François Jullien

François Jullien is Professor at the Université Paris VII-Denis Diderot and director at the Institut de la Pensée Contemporaine. He is the author of Detour and Access: Strategies of Meaning in China and Greece, The Propensity of Things: Toward a History of Efficacy in China, and In Praise of Blandness: Proceeding from Chinese Thought and Aesthetics all published by Zone Books.

  • Vital Nourishment

    Vital Nourishment

    Departing from Happiness

    François Jullien

    A philosophical inquiry into how to “feed life,” or nourish it, draws from early Chinese thinker Zhuanghi to explore notions of breath, energy, and immanence.

    The philosophical tradition in the West has always subjected life to conceptual divisions and questions about meaning. In Vital Nourishment, François Jullien contends that although this process has given rise to a rich history of inquiry, it proceeds too fast. In their anxiety about meaning, Western thinkers since Plato have forgotten simply to experience life. In this installment of his continuing project of plumbing the philosophical divide between Eastern and Western thought, Jullien slows down, and, using the third and fourth century B.C.E. Chinese thinker Zhuanghi as a foil, begins to think about life from a point outside of Western inquiry.The question of how to “feed life,” or nourish it, is the point of departure for the Chinese tradition that Jullien locates in Zhuanghi. Life passes through each of us, and we have a duty to become amenable to its ebbs and flows. We must cultivate a sense of being adequate to it so that we can house it. Exploring notions of breath, energy, and immanence, Jullien reopens a vibrant space of intellectual exchange between East and West. In doing so, he refuses to commit to a rigid framework of meaning, and his text unfolds as an elegant process that mirrors the very type of thought he explores. Pointing out that it seems intellectually and politically imperative today to reinvigorate Western thought with ideas from the East, Jullien seeks to create a space of mutual inquiry that maintains the integrity of both Eastern and Western thinking. Vital Nourishment is both a rich intellectual historical journey and a text very much attuned to the philosophical politics of the present.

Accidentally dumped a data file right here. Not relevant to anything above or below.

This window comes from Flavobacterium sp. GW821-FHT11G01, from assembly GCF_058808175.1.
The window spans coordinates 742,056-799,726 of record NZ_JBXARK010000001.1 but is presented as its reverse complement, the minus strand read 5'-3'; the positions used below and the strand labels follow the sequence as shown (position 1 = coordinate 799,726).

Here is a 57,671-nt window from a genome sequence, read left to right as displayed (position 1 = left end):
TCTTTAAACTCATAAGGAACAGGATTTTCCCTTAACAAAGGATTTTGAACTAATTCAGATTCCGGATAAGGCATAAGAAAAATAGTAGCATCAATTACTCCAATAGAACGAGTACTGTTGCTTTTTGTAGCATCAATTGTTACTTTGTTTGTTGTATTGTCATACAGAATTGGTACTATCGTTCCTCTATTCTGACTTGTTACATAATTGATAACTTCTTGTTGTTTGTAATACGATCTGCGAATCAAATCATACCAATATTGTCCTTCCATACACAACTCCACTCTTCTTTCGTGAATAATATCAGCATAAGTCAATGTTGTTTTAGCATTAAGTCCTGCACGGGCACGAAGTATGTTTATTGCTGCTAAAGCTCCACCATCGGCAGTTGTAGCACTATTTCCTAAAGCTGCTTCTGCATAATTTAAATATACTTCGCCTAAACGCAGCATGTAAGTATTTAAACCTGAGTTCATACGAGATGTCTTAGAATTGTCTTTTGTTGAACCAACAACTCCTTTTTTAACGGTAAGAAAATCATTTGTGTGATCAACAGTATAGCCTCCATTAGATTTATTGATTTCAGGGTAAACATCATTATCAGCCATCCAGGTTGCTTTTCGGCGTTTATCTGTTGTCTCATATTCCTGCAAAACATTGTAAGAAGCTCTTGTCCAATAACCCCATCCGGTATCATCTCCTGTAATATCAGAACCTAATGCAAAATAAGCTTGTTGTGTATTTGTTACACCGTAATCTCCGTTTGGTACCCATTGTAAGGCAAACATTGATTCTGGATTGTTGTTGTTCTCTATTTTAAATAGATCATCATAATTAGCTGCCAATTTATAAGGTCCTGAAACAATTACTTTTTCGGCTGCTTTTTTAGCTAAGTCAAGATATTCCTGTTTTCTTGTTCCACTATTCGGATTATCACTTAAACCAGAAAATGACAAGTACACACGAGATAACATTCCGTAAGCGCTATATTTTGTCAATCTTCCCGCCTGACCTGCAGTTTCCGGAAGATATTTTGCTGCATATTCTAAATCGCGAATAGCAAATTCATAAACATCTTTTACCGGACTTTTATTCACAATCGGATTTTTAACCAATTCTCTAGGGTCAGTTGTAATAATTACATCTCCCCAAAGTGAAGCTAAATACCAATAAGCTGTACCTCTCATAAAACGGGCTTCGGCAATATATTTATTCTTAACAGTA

• Hardcover $25.95 £22.00
  • In Praise of Blandness

    In Praise of Blandness

    Proceeding from Chinese Thought and Aesthetics

    François Jullien

    A consideration of blandness not as the absence of defining qualities but as the harmonious union of all potential values—an infinite opening into human experience.

    Already translated into six languages, Francois Jullien's In Praise of Blandness has become a classic. Appearing for the first time in English, this groundbreaking work of philosophy, anthropology, aesthetics, and sinology is certain to stir readers to think and experience what may at first seem impossible: the richness of a bland sound, a bland meaning, a bland painting, a bland poem. In presenting the value of blandness through as many concrete examples and original texts as possible, Jullien allows the undifferentiated foundation of all things—blandness itself—to appear. After completing this book, readers will reevaluate those familiar Western lines of thought where blandness is associated with a lack—the undesirable absence of particular, defining qualities. Jullien traces the elusive appearance and crucial value of blandness from its beginnings in the Daoist and Confucian traditions to its integration into literary and visual aesthetics in the late-medieval period and beyond. Gradually developing into a positive quality in Chinese aesthetic and ethical traditions, the bland comprises the harmonious and unnameable union of all potential values, embodying a reality whose very essence is change and providing an infinite opening into the breadth of human expression and taste. More than just a cultural history, In Praise of Blandness invites those both familiar and unfamiliar with Chinese culture to explore the resonances of the bland in literary, philosophical, and religious texts and to witness how all currents of Chinese thought—Confucianism, Daoism, Buddhism—converge in harmonious accord.

    • Hardcover $18.95 £15.99
    • Paperback $18.95 £15.99
  • Detour and Access

    Detour and Access